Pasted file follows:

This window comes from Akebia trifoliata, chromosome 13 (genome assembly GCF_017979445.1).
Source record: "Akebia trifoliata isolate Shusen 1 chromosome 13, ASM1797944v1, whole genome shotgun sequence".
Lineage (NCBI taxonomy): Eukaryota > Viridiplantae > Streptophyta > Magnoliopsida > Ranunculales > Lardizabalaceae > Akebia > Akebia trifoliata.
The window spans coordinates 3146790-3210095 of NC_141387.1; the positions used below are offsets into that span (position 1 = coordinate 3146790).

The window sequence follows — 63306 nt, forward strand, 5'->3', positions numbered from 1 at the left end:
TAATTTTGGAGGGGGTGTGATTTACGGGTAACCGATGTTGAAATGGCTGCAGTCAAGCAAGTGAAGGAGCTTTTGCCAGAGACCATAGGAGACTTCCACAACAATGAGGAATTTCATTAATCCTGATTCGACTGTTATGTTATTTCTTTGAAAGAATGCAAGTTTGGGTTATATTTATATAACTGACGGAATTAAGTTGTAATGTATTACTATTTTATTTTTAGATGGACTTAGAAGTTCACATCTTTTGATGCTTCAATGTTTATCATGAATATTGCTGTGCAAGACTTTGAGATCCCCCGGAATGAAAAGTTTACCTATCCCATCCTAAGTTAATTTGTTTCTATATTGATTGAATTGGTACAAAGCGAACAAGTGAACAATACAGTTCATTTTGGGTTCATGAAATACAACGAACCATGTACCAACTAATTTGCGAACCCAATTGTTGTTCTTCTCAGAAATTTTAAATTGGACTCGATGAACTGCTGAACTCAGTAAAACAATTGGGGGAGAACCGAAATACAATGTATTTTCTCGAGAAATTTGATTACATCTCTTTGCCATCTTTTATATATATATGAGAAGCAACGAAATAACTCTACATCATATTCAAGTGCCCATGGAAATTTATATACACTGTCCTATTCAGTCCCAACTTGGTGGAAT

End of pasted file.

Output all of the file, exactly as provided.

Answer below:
This window comes from Akebia trifoliata, chromosome 13 (genome assembly GCF_017979445.1).
Source record: "Akebia trifoliata isolate Shusen 1 chromosome 13, ASM1797944v1, whole genome shotgun sequence".
Lineage (NCBI taxonomy): Eukaryota > Viridiplantae > Streptophyta > Magnoliopsida > Ranunculales > Lardizabalaceae > Akebia > Akebia trifoliata.
The window spans coordinates 3146790-3210095 of NC_141387.1; the positions used below are offsets into that span (position 1 = coordinate 3146790).

The window sequence follows — 63306 nt, forward strand, 5'->3', positions numbered from 1 at the left end:
TAATTTTGGAGGGGGTGTGATTTACGGGTAACCGATGTTGAAATGGCTGCAGTCAAGCAAGTGAAGGAGCTTTTGCCAGAGACCATAGGAGACTTCCACAACAATGAGGAATTTCATTAATCCTGATTCGACTGTTATGTTATTTCTTTGAAAGAATGCAAGTTTGGGTTATATTTATATAACTGACGGAATTAAGTTGTAATGTATTACTATTTTATTTTTAGATGGACTTAGAAGTTCACATCTTTTGATGCTTCAATGTTTATCATGAATATTGCTGTGCAAGACTTTGAGATCCCCCGGAATGAAAAGTTTACCTATCCCATCCTAAGTTAATTTGTTTCTATATTGATTGAATTGGTACAAAGCGAACAAGTGAACAATACAGTTCATTTTGGGTTCATGAAATACAACGAACCATGTACCAACTAATTTGCGAACCCAATTGTTGTTCTTCTCAGAAATTTTAAATTGGACTCGATGAACTGCTGAACTCAGTAAAACAATTGGGGGAGAACCGAAATACAATGTATTTTCTCGAGAAATTTGATTACATCTCTTTGCCATCTTTTATATATATATGAGAAGCAACGAAATAACTCTACATCATATTCAAGTGCCCATGGAAATTTATATACACTGTCCTATTCAGTCCCAACTTGGTGGAAT